Lawyer faces 5-month suspension for lying about capital contribution to law firm

  • Print

businessman with fingers behind back

Image from Shutterstock.

The founder of an Illinois law firm is facing a five-month suspension for “engaging in conduct involving dishonesty, fraud, deceit or misrepresentation.”

Chicago lawyer James Rollins fabricated and provided documents to his partners at Sinars Rollins to make it appear that he paid his capital contribution to the firm and then fabricated additional documents to hide those actions, according to a report filed by the Illinois Attorney Registration and Disciplinary Commission’s hearing board Thursday.

“Over the course of several months in 2016, respondent fabricated and submitted purported bills, receipts or bank statements to the Sinars Rollins LLC firm that he asked to be credited toward his $100,000 capital contribution obligation,” the ARDC said. “Those documents, totaling $81,859.39, purported to establish that respondent had paid various vendors for services to or equipment for Sinars Rollins LLC.

“However, the documents were false. Of the $81,859.39 that respondent claimed that he had paid for services to or equipment for the firm, he had actually paid only $18,071.81.”

The ARDC continued that when the firm’s bookkeeper noticed irregularities in Rollins’ documents, he provided the firm with two false checks. He later admitted what he had done to his partners, saying he was “very sorry” and wanted to stay with the firm. He was given the opportunity to pay the full $100,000 capital contribution, which he did within a year and a half.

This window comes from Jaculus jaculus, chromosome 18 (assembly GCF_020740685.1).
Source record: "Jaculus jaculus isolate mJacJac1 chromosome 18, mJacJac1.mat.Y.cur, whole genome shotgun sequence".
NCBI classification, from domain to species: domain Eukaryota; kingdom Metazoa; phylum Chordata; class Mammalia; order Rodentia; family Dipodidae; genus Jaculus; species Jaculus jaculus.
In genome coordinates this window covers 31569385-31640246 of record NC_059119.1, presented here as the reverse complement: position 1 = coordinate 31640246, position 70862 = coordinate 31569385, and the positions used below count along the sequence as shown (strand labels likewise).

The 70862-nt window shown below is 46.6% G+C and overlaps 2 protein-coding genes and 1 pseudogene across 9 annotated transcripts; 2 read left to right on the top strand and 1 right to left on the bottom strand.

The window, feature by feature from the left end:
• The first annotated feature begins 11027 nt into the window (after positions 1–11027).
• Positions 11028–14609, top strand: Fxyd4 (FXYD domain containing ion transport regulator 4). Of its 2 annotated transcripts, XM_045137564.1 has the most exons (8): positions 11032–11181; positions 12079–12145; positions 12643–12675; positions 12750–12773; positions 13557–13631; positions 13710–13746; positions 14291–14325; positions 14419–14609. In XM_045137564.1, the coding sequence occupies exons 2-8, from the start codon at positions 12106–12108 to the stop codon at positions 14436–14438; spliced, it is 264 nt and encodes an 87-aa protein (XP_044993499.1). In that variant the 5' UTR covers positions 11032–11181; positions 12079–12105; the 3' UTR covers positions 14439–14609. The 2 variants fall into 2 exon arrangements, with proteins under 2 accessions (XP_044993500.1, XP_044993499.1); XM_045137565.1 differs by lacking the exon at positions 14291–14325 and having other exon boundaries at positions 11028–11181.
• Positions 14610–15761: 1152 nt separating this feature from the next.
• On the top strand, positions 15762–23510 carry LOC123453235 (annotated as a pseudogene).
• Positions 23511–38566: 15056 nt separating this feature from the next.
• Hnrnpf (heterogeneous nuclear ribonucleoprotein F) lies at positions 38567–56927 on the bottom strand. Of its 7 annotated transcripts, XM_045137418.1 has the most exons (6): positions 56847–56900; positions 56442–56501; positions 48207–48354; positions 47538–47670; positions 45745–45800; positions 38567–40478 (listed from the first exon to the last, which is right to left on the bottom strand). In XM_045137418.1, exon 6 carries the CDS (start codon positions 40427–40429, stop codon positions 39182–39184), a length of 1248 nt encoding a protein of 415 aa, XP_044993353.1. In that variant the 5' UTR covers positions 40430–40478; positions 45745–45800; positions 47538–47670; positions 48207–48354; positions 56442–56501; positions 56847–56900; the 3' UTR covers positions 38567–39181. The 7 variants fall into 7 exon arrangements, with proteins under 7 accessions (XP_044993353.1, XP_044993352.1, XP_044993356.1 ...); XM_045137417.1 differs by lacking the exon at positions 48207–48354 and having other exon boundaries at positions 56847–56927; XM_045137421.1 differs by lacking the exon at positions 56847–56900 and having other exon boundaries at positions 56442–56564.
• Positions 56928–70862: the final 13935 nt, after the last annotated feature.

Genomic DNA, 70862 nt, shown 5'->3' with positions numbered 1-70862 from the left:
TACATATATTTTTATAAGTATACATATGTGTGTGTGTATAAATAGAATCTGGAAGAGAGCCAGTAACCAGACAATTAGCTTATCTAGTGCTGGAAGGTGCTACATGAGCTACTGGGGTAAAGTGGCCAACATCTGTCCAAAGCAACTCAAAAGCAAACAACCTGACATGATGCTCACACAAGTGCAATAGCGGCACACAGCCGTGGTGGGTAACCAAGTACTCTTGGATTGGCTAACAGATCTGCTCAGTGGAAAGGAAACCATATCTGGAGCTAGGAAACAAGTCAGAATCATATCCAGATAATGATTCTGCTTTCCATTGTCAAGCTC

“At hearing, respondent admitted his misconduct,” the ARDC said. “He testified that what he did was ‘wrong’ and ‘horrible’ and a ‘horrible decision on [his] part,’ and that he let his partners and his family down.”

Rollins said several factors led to his poor decision, including “that he had not been paid in eight or nine months, and, when the firm partners asked about his capital contribution, he did not have the money to pay it and could not come up with the money at that time because he was barely getting by, trying to save his house and marriage and support his then-infant children,” the ARDC added.

The ARDC, in recommending a five-month suspension, rather than the administrator’s requested one-year suspension, took into account Rollins’ acknowledgement of his misconduct and remorse for his actions.

According to Reuters, which reported on the decision, Rollins left the firm, now known as Sinars Slowikowski Tomaska, in 2019, and he is now a partner at Sullivan & Associates in Chicago.

Give us feedback, share a story tip or update, or report an error.